South Asia: Water deficits persist in central India but surplus forecast after April

28 February 2018

The 12-month forecast indicates intense water deficits in western Afghanistan, and in parts of northern, southern, and far northeastern India.

Surplus conditions are forecast for Bangladesh and Indian states to the east and west, as well as along India’s west coast from eastern Gujarat through Maharashtra. Exceptional surpluses are forecast in western Andhra Pradesh.

Deficits are forecast in Sri Lanka’s northern half, and surpluses along the southern coast. Mild surpluses are expected in western Nepal with exceptional surplus along the Gandaki River. Moderate deficits are forecast for Bhutan.

The 3-month composites (below) show the evolving conditions.

As is apparent in the map progression above, the forecast for India indicates the persistence of intense water deficits in central and parts of southern India through April 2018. After April a dramatic transition to surplus conditions is forecast for a wide belt stretching coast to coast across the country’s middle.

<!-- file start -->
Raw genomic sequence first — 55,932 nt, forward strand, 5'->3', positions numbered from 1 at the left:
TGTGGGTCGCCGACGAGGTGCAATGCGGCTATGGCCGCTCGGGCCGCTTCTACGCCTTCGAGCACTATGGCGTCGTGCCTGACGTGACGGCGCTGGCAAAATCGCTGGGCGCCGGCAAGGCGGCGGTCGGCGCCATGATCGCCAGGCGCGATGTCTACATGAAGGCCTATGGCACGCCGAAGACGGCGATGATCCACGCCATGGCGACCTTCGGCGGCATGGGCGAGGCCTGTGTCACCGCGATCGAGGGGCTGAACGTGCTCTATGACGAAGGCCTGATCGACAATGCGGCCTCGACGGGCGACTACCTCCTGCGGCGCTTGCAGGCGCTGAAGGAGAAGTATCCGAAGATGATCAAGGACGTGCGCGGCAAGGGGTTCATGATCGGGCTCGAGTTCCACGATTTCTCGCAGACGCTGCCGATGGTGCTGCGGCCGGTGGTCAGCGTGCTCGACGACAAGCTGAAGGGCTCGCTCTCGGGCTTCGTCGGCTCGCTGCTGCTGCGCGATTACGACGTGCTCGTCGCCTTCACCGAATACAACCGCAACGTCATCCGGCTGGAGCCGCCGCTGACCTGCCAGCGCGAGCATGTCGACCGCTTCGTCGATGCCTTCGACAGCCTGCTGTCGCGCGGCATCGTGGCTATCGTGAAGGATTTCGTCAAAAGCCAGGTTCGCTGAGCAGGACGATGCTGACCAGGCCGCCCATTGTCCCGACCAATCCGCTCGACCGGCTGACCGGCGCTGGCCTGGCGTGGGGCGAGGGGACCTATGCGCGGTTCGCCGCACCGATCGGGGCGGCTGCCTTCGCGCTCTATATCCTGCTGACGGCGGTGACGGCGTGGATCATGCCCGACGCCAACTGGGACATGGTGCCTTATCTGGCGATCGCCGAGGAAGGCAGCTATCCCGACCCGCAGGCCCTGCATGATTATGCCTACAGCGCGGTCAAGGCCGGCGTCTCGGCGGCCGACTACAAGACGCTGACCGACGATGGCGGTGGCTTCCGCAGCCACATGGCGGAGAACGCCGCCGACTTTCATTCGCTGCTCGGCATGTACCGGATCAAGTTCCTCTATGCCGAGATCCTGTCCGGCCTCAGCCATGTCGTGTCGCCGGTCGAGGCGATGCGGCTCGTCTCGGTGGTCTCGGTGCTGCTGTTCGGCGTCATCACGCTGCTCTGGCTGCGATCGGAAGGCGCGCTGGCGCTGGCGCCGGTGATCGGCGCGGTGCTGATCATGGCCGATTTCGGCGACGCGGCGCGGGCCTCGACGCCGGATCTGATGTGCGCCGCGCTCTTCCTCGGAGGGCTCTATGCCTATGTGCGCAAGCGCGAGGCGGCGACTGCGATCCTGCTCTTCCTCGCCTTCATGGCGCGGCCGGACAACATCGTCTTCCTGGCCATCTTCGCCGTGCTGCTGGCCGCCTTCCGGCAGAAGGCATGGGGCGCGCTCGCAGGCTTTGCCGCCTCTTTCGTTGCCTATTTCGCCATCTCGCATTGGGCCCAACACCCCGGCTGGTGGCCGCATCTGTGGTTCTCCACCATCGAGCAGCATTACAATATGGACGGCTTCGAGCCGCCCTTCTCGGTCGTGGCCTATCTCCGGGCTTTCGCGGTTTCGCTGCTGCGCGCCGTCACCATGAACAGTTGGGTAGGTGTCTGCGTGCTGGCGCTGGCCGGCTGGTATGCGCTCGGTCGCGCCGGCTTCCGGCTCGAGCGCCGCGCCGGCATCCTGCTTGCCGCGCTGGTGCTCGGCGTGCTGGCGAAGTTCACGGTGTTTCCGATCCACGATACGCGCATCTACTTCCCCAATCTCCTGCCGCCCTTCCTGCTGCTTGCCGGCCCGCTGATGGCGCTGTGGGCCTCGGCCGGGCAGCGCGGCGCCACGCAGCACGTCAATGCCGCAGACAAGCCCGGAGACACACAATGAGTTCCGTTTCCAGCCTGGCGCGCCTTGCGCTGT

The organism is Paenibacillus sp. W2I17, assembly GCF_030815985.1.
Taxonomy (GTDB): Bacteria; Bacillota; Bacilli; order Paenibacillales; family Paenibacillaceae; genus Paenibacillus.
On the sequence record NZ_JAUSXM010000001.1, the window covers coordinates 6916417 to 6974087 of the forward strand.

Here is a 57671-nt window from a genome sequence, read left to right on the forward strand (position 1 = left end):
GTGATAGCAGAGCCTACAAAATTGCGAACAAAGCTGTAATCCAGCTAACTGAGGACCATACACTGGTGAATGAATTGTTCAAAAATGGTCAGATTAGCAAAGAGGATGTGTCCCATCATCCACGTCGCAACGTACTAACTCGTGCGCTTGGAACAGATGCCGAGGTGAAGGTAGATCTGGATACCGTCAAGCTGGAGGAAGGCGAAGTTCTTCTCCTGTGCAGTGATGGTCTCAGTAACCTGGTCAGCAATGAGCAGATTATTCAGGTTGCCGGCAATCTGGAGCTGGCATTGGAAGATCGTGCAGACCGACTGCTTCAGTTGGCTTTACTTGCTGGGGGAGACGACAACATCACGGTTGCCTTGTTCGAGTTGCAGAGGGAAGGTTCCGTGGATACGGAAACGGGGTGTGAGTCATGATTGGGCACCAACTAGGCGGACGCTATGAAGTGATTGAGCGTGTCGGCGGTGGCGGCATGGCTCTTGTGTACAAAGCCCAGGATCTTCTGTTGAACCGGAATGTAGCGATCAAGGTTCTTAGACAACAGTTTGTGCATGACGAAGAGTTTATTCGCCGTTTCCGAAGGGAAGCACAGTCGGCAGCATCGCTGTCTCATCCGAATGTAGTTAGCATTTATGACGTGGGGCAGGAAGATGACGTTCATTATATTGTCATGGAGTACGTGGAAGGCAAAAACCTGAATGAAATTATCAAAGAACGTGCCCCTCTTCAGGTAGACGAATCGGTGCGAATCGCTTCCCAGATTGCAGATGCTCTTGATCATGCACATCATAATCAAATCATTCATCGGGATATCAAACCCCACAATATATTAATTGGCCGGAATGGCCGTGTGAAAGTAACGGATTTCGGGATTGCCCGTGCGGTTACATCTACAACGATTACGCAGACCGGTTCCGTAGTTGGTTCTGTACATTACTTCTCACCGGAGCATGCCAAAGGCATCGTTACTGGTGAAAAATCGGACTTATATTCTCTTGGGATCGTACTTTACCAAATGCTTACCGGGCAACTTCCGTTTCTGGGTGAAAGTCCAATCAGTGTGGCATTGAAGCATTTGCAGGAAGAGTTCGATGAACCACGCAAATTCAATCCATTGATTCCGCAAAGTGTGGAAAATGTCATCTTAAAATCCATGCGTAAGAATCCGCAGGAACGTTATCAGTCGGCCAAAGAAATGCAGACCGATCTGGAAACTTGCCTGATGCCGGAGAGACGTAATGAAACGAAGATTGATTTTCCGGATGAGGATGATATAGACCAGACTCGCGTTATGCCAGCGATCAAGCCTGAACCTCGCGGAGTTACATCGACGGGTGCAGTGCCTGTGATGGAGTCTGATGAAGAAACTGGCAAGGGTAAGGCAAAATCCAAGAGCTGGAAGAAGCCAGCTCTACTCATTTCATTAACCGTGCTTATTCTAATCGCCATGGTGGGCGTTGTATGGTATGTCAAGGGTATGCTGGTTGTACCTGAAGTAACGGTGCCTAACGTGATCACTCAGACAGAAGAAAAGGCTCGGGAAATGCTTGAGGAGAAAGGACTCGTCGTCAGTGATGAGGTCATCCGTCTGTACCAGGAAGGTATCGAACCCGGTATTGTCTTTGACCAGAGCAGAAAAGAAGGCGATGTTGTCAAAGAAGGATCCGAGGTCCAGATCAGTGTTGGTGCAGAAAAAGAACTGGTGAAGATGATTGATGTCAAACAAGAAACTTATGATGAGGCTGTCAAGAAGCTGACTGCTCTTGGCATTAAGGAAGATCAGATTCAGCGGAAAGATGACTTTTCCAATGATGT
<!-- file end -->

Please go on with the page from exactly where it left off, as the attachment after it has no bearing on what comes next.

In the next several months, through April, deficits will blanket much of the southern two-thirds of India, punctuated by pockets of both deficit and surplus conditions (pink/purple) as transitions occur. Deficits are expected to be extreme or even exceptional in Madhya Pradesh, western Chhattisgarh, western Karnataka, and eastern Andhra Pradesh. Primarily moderate deficits will emerge in a vast stretch from the Bay of Bengal inland, encompassing Odisha, Chhattisgarh, Telangana, and southern Tamil Nadu. Deficits in northern Sri Lanka will downgrade to moderate. Gujarat, in western India, will see conditions of both deficit and surplus, as will the western stretch of the Krishna River and much of the Penner River Basin.

Exceptional surplus conditions will persist throughout Bangladesh and India states to the east, as well as in eastern Jammu and Kashmir in India’s far north. Severe to exceptional surpluses remain in the forecast for West Bengal, and throughout Nepal.

Exceptional deficits will nearly disappear in Afghanistan, but moderate to severe deficits will continue to emerge throughout much of the country.